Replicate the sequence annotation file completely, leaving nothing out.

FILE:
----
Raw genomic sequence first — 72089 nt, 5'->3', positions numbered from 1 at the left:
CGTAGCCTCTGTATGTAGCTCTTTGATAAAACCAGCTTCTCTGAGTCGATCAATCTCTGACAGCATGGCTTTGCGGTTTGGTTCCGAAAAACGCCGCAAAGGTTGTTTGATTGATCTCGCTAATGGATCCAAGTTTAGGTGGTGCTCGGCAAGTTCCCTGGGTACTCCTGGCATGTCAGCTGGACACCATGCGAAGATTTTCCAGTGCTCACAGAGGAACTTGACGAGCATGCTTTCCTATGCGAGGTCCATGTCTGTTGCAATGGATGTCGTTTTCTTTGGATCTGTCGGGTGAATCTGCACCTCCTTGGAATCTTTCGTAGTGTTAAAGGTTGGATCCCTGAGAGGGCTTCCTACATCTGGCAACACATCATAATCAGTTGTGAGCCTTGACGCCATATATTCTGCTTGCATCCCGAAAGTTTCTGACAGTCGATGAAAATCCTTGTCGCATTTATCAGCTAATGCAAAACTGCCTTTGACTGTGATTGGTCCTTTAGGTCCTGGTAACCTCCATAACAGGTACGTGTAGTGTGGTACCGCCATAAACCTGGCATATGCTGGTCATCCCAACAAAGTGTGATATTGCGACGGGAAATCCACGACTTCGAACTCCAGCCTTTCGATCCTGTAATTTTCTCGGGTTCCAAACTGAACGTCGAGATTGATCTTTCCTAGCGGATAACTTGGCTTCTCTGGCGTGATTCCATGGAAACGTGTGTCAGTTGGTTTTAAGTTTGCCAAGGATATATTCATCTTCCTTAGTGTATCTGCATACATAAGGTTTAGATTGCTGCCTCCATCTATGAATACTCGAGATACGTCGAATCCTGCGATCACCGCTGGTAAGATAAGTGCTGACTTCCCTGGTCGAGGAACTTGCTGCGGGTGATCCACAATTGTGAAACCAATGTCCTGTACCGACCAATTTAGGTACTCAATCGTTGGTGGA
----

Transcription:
Raw genomic sequence first — 72089 nt, 5'->3', positions numbered from 1 at the left:
CGTAGCCTCTGTATGTAGCTCTTTGATAAAACCAGCTTCTCTGAGTCGATCAATCTCTGACAGCATGGCTTTGCGGTTTGGTTCCGAAAAACGCCGCAAAGGTTGTTTGATTGATCTCGCTAATGGATCCAAGTTTAGGTGGTGCTCGGCAAGTTCCCTGGGTACTCCTGGCATGTCAGCTGGACACCATGCGAAGATTTTCCAGTGCTCACAGAGGAACTTGACGAGCATGCTTTCCTATGCGAGGTCCATGTCTGTTGCAATGGATGTCGTTTTCTTTGGATCTGTCGGGTGAATCTGCACCTCCTTGGAATCTTTCGTAGTGTTAAAGGTTGGATCCCTGAGAGGGCTTCCTACATCTGGCAACACATCATAATCAGTTGTGAGCCTTGACGCCATATATTCTGCTTGCATCCCGAAAGTTTCTGACAGTCGATGAAAATCCTTGTCGCATTTATCAGCTAATGCAAAACTGCCTTTGACTGTGATTGGTCCTTTAGGTCCTGGTAACCTCCATAACAGGTACGTGTAGTGTGGTACCGCCATAAACCTGGCATATGCTGGTCATCCCAACAAAGTGTGATATTGCGACGGGAAATCCACGACTTCGAACTCCAGCCTTTCGATCCTGTAATTTTCTCGGGTTCCAAACTGAACGTCGAGATTGATCTTTCCTAGCGGATAACTTGGCTTCTCTGGCGTGATTCCATGGAAACGTGTGTCAGTTGGTTTTAAGTTTGCCAAGGATATATTCATCTTCCTTAGTGTATCTGCATACATAAGGTTTAGATTGCTGCCTCCATCTATGAATACTCGAGATACGTCGAATCCTGCGATCACCGCTGGTAAGATAAGTGCTGACTTCCCTGGTCGAGGAACTTGCTGCGGGTGATCCACAATTGTGAAACCAATGTCCTGTACCGACCAATTTAGGTACTCAATCGTTGGTGGA